“I think the longest stretch was probably four or five days. I would just go shower at the YMCA in Buckner,” she says. It wasn’t easy finding a place to park. Sometimes she’d go over to Phyllis and John Tate’s house after they were in bed and park in their driveway. But she never told them she was in trouble. “I didn’t want to stress them out with it,” she says. Instead, she adopted an adult pit bull mix named Carlos as her protector. He still is.

    It’s a cold day at Dark Horse Training in December 2017, and Carlos is anxious. The black-and-white dog wears a blue coat and stands unmoving, staring into Rocky’s stall. Yesterday, the cold weather induced Mary Rose to work indoors with Rocky, and Carlos didn’t like it. It’s even colder today, so she’s in the stall again with the frightened horse. His eyes are rolling, flashing white. Carlos is beside himself. His ears are down and back, the worry in his brown eyes heart wrenching. He cries as Mary Rose approaches the stallion. She wants the horse to become accustomed to her touch. Mary Rose’s face is luminous in the Arctic chill, only slightly less pink than the ear-warmer headband that encircles her face.

    For all Carlos’ anxiety, the session starts out well. When Mary Rose extends the flag, Rocky easily agrees to touch it. Just a few days ago, he wouldn’t even look at it. Mary Rose wants to touch Rocky’s shoulder with the flag. First, she holds it to his nose, then rubs it along his shoulder. No problem. “It’s just a huge difference from yesterday,” she says. But Rocky isn’t happy. He’s trembling. Still, he licks and chews.

    She expands the area she’s touching with the flag, rubbing from his shoulder to his rear. The horse seems OK, but Carlos isn’t. He’s crying. Over the next 26 minutes as Mary Rose approaches and withdraws, Rocky grows nosier, snorting with increasing frequency. One reason horses snort, some experts say, is to express alarm or to communicate that they’re feeling threatened.

    By moving to the other side of the stall, Mary Rose gets Rocky to turn so that his left side faces her. He doesn’t like anyone on his left. But she doesn’t back down. His eyes show white again, and Mary Rose worries about how his neck is arched. “That could be a tiny, tiny bit of a threat,” she says. That’s clearly how Carlos sees it.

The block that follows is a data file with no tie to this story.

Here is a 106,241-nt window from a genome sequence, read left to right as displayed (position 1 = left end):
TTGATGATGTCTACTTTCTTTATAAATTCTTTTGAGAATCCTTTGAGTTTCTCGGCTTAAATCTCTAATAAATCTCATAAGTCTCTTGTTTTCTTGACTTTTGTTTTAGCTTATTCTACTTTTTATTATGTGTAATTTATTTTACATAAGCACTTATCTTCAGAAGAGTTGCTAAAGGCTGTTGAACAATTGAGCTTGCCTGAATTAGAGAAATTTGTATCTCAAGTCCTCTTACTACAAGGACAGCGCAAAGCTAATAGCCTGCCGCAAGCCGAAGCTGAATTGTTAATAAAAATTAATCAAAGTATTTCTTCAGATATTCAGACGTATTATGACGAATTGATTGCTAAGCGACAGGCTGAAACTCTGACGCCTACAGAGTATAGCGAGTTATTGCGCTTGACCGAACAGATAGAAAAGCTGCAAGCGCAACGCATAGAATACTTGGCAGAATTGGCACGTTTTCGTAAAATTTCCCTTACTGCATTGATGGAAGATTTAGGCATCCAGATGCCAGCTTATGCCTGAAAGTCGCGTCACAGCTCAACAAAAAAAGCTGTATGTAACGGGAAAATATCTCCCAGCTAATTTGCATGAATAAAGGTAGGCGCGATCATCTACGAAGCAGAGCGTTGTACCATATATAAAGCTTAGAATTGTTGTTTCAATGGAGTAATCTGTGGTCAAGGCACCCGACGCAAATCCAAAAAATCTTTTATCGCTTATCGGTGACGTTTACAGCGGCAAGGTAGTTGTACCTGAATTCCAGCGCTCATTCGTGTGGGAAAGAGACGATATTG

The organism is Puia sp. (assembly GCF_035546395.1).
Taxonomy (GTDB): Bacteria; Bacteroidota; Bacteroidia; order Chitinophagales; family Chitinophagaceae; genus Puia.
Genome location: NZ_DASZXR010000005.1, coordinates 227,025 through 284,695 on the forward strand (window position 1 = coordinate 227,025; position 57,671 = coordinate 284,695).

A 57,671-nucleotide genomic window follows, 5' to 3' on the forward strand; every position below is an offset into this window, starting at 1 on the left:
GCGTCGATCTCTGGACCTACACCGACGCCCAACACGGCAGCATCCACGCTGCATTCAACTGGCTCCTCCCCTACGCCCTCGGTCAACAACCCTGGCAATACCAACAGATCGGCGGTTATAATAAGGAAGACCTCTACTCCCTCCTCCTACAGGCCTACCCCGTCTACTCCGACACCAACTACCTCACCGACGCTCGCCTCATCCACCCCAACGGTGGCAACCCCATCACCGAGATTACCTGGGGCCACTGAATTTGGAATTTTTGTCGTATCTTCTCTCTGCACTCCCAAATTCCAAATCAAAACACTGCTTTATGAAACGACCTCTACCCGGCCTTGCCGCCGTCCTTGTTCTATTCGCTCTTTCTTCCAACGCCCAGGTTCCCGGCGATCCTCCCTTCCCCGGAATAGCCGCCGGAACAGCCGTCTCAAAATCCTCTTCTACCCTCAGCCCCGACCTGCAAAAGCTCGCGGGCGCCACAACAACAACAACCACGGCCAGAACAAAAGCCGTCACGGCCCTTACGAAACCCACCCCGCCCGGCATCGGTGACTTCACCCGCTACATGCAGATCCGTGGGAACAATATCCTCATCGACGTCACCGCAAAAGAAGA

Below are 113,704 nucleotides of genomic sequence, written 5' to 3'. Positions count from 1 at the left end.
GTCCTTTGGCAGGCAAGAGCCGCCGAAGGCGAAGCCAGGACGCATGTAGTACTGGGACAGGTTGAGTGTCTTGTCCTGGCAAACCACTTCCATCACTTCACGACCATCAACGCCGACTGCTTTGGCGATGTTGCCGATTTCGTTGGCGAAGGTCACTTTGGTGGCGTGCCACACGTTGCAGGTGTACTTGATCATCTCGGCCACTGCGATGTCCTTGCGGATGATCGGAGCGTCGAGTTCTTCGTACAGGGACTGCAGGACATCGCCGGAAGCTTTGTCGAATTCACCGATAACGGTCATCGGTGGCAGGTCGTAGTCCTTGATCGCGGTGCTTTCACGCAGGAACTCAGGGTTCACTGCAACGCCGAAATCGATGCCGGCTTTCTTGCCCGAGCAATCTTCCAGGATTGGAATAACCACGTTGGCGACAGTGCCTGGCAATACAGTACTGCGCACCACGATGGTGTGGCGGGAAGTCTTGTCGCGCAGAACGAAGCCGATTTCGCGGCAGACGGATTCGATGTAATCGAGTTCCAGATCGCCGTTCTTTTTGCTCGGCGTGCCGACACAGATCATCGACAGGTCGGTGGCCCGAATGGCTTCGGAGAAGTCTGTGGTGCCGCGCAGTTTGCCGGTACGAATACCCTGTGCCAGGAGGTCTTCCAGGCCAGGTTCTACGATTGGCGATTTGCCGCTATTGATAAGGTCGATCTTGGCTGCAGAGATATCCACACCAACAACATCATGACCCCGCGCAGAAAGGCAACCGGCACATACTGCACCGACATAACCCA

She extends her gloved hand to the stallion. Twice, Rocky noses it lightly. She gets the horse to turn and face the other way; he’s obviously calmer having her on his right side. This time, he rubs his nose against her hand.

    The trouble starts when he cannot see her hand. He tilts his head to see it and then bobs his head up and down. “I feel like the head bobbing is him trying to read me,” Mary Rose says. “Sometimes that can be threatening. Two stallions getting ready to fight will do a lot of head tossing.” Still, she reaches out to touch his mane close to his shoulder and then rubs his neck. She talks to Rocky with a teasing, singsong voice. “I touched your neck! Yes I did!”

    When she has him turn again to show his left side and extends a gloved hand to his neck, his mouth is near her hand. “Don’t bite me,” she says, reaching to touch his neck and shoulder. He flinches but doesn’t move his feet. At this point, Mary Rose isn’t sure what he’s doing. “I’m not really good enough to read if he’s trying to figure me out, or if he’s being confrontational,” she says. “Is he really threatening me?” The whites of his eyes show, but she continues to touch him. He sniffs down her arm and bobs his head. “As long as he doesn’t bite me, I’m completely fine with him bobbing his head around like that. We’re kind of reaching a new level of thinking here.” But just what is he thinking?

    Once again, she’s working on his right side and reaching out with her left arm. He shakes his head, snorting. His eyes flash white. This time, he opens his mouth to bite, a little tentatively, and she whacks him on the face. It startles him. He backs up, his hooves striking a loud tattoo on the stall walls. Carlos rushes back and forth, crying. When the horse stands still, Mary Rose once again holds out the flag to Rocky, who is now very jumpy, but he does nose it. Carlos is still crying.

    The dog runs over to me and jumps up, looking into my eyes as if begging me to do something. When I push him down, he bites me in his fear. Fortunately for Carlos and Rocky, Mary Rose is only in the stall a little longer. “I just have to touch him one more time,” she says. She reaches out, touches the horse’s nose, gives his neck a quick rub and leaves the stall. “Some of those moments, we’re going to have those,” she says. “That was great. This was a great day.” The quadrupeds clearly don’t agree.

     

    Mary Rose applies a training technique called natural horsemanship, associated with trainers like Dan “Buck” Brannaman, an inspiration for the main character in The Horse Whisperer. Its practitioners consider the methods gentle, a way to domesticate a horse without breaking its spirit. “We simply do not use fear or pain to motivate the animal, nor do we force the animal into submission,” a natural horsemanship website explains. The basis of the approach is the operant conditioning, which relies on reward and punishment — or in the case of natural horsemanship, pressure. For the horse, the reward is the release of pressure; Rocky’s release comes when he no longer has to run in circles or when no one is trying to touch him.